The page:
New York’s ongoing debate over hydraulic fracturing has hit something of a standstill in recent weeks. But with the budget season winding down, the fracking discussion will likely be heating up.
Here’s a look at some of today’s developments:
– Former Pennsylvania Gov. Ed Rendell — a prominent Democrat who was at the helm when the state began permitting high-volume fracking in 2007 and 2008 — penned an op-ed that reads like something of an open letter to New York Gov. Andrew Cuomo without directly mentioning his name.
In the Daily News, Rendell makes a case for allowing large-scale fracking in New York.
“That’s why New York’s consideration of hydraulic fracturing is so essential. We’re at an energy crossroads as a nation,” Rendell wrote. “If we choose to embrace natural gas, it will help us get past a number of significant economic and environmental challenges. On the other hand, if we let fear carry the day, we will squander another key moment to move forward together.”
(UPDATED: The Daily News added a disclaimer making clear that Rendell is paid a consulting fee by a company with stakes in gas companies.)
In an appearance on “The Capitol Pressroom,” a public radio program, Cuomo said New York has to make its own decisions.
“I would say, Ed, that was a well-written piece and I understand and appreciate your justification for what you did in the state of Pennsylvania,” Cuomo said. “That is what he did and he was explaining why he did what he did. Different communities, different states have to make their own determination.”
The New York State Petroleum Council touted Rendell’s op-ed, as well as a radio appearance by a Towanda, Pa., hospital administrator. New Yorkers Against Fracking knocked the piece, as well as Rendell’s ties to the gas industry.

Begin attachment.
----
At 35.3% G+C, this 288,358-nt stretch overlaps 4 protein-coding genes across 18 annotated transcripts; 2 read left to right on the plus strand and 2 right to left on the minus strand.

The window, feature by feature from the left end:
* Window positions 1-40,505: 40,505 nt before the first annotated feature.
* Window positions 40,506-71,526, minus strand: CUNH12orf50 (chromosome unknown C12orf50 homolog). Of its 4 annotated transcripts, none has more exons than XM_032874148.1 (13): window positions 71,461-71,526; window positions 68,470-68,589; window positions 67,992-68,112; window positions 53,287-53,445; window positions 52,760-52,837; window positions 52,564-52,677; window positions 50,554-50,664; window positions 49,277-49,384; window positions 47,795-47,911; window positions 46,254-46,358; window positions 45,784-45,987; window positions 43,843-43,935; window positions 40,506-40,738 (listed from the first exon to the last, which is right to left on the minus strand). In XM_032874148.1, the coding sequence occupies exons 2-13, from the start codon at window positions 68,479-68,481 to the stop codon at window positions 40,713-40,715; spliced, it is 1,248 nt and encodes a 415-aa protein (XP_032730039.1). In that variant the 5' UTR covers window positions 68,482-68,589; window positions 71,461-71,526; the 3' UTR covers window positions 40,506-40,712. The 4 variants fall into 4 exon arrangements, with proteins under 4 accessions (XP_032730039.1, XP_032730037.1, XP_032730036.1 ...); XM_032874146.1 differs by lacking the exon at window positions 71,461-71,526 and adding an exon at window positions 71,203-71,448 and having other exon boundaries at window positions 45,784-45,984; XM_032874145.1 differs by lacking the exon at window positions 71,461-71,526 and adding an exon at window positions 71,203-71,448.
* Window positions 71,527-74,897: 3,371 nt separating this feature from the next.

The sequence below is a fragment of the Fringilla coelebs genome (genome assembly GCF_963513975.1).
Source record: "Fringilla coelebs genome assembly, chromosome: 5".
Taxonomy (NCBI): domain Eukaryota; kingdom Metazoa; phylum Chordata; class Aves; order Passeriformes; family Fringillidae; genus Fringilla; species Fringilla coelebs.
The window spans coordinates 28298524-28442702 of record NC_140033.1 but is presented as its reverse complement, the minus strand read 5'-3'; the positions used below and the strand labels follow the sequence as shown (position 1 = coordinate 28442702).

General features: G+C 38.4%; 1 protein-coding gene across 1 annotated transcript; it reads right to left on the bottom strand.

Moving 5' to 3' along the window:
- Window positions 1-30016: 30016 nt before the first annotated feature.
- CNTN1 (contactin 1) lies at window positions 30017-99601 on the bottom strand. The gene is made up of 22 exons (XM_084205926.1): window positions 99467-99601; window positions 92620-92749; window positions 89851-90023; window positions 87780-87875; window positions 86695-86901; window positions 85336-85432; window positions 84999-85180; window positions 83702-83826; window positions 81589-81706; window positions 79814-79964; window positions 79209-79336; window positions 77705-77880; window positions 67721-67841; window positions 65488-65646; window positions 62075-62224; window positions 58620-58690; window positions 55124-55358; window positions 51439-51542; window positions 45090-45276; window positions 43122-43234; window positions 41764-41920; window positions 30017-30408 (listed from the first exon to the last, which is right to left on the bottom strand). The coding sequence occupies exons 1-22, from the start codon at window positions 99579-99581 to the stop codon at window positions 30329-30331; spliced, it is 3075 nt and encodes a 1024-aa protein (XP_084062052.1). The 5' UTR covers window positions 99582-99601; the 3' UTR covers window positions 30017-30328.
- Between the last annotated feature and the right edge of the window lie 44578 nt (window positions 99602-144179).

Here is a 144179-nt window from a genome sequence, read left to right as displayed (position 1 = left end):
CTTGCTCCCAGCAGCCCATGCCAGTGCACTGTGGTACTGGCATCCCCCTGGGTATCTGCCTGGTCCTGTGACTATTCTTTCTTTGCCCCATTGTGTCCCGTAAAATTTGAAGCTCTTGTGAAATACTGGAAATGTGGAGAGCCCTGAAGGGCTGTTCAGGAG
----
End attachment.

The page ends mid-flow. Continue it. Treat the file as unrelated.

(AP file photo)
– A group of fracking critics in the Southern Tier are trying to make sure Department of Environmental Conservation Commissioner Joseph Martens is living up to his promises when it comes to an ongoing health review of fracking.
In a letter sent to Gov. Andrew Cuomo, the activists — led by outspoken Ithaca database specialist Walter Hang — highlighted key phrases from Martens’ 2012 announcement of the health review. In his September statement, Martens said Health Commissioner Nirav Shah had agreed to assess the DEC’s analysis of fracking and ensure it would be adequate to protect public health.
Specifically, they point to Martens saying he wants to make sure the state’s fracking review is the “most thorough review possible, especially when it comes to public health concerns.”
“In reality, the DOH Review has not achieved its goals and is an exercise in futility,” the letter reads. “Commissioner Shah recently testified for the first time that he and three outside experts who were contracted for 25 hours of work merely reviewed the existing Draft SGEIS. That effort is pointless.”
The activists — which includes Binghamton Mayor Matt Ryan, a fracking critic — called on the state to undergo a comprehensive health impact analysis, a lengthy study the likes of which Martens had previously rejected. They want a public-comment period and a public scoping document — neither of which have been included as part of Shah’s review — and a fracking decision put on hold until the study is completed.
Here’s the full letter: